Hung Jury in 19-Year-Old Murder Case


William Smith, then 22, was shot and killed on Jan. 1, 1991.  (Photo courtesy of Denise Thomas)

William Smith, then 22, was shot and killed on Jan. 1, 1991. (Photo courtesy of Denise Thomas)

By Michael Del Castillo

On Monday, Nov. 22, a jury at the Kings County Supreme Court failed to reach a verdict in the 19-year-old case of a security guard who was shot and killed outside of a New Year’s Eve Party in Brooklyn. The jury was split, eight guilty, four not-guilty.

Early in the morning of Jan. 1, 1990, William Smith, 22, was shot in the face by alleged shooter, Derrick Lloyd, while talking with a group of friends at the Glenwood Housing Projects in the Flatlands section of Brooklyn. The group had gathered around a bench in front of a New Year’s Eve Party hosted by Lisa Lloyd, the alleged shooter’s sister.

Witness Rukaya Long, 38, remembers the shooter saying, “I want to know where’s the drunk guy that was beefing in the party? I want answers.”

She said Smith responded, “Everybody wants answers, but you can’t. We don’t know them.” The shooter then drew a handgun and Smith said, “If you’re going to bust me, bust me now.”

Immediately following the shooting, the suspect, Derrick Lloyd, 55, calmly left the scene and disappeared for 15 years.

Smith was a running back at Sheep’s Head Bay High. His sister, Denise Thomas, 48, said her brother was the biggest 12-year-old she had ever seen. He won dozens of trophies that she still keeps in her home. “William was the center of our family. The only boy, the only uncle,” she said.

Smith’s nephew, Maurice Smith, 33, said, “Me and him did everything together. He taught me football at the Big Park in the Glenwood Projects.” His uncle’s murder has had a big impact on his life.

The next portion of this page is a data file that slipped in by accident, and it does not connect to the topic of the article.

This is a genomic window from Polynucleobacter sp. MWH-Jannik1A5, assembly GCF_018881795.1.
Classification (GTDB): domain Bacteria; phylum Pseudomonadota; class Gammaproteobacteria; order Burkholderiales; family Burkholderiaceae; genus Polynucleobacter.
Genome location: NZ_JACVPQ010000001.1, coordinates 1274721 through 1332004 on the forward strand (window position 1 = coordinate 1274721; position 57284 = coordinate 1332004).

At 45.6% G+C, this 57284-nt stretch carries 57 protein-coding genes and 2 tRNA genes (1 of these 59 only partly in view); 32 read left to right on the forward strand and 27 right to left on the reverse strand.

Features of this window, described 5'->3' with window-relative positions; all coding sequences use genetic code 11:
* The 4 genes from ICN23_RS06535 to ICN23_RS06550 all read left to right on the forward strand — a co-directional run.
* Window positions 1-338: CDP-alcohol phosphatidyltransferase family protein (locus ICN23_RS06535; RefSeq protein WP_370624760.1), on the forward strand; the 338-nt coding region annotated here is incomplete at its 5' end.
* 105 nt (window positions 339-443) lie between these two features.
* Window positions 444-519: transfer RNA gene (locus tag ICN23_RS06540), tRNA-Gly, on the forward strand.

“I went through therapy because of this. I cried a lot. The trial has brought back a lot of deep down feelings,” he said. “He was only 22 years old, didn’t have any kids, didn’t even get to start his life.”

During the time since Lloyd vanished, he moved to Montgomery, Ala., found a job, fathered a son, and appeared on America’s Most Wanted. And then, in 2007, he was arrested with a fake social security card at Montgomery’s Department of Motor Vehicles.

District Attorney Jonathan Kaye prosecuted his case for four days, during which he called three witnesses who identified Lloyd as the shooter. A fourth witness, Teshia Drakes, 50, failed to identify Lloyd as the man she saw at the party.

Kaye later said, “I believe she recognized him but she’s scared.”

Lloyd’s defense lasted only one day. His attorney, Calvin Simon called Karen Wynter, 55, and Isaac Daniel, 50, to testify.

Lloyd sat calmly as he listened to Wynter, his alibi witness, recount the night of the murder.

Wynter, the mother of Lloyd’s son, had known the suspect as Rashad Hamid, the name taken when he converted to Islam while incarcerated for another murder. And the name he used during his 15 years on the run. She said that on New Year’s Eve of 1990, the two had watched a Twilight Zone marathon at her apartment. Lloyd, or Rashad, as she called him, allegedly left her home around noon the following day, well after the murder.

The judge halted Wynter’s testimony to wake up a sleeping juror.

District Attorney Jonathan Kaye cross-examined the witness, during which time Wynter confirmed that she had never offered her alibi to law enforcement. Judge Albert Tomei explained to the jury that although she was not obliged by law to bring “exculpating” information to law enforcement, the fact that Wynter had failed to do so spoke to her credibility.

During the cross-examination, Kaye violated Tomei’s prohibition and mentioned that Lloyd was currently incarcerated at Riker’s Island. Tomei informed the jury that Lloyd’s current place of residence was not to be considered regarding his guilt or innocence.

The defense’s other witness, Daniel, said he has known Lloyd for approximately 35 years. He testified that he heard the shot from Lisa Lloyd’s apartment but did not see the defendant at the event.

Noticeably absent from the defense was Lisa Lloyd, the defendant’s sister, and the host of the party outside of which Smith was killed. Judge Tomei addressed the jury regarding the absence. “The fact that Lisa Lloyd was not called gives you the right to infer that if she had been called her testimony would not have supported the
defense,” he said.

Also missing was the 911 tape from the night of the killing, which was destroyed 90 days after the call, and a video of a man matching the defendant’s description which Michael Massay, 56, allegedly took at the party.

Thomas, the victim’s sister said, “God is the judge, the ultimate judge. They had three eyewitnesses who identified the suspect without hesitation. Two that actually saw the shooting.”

A retrial is expected to start in December.

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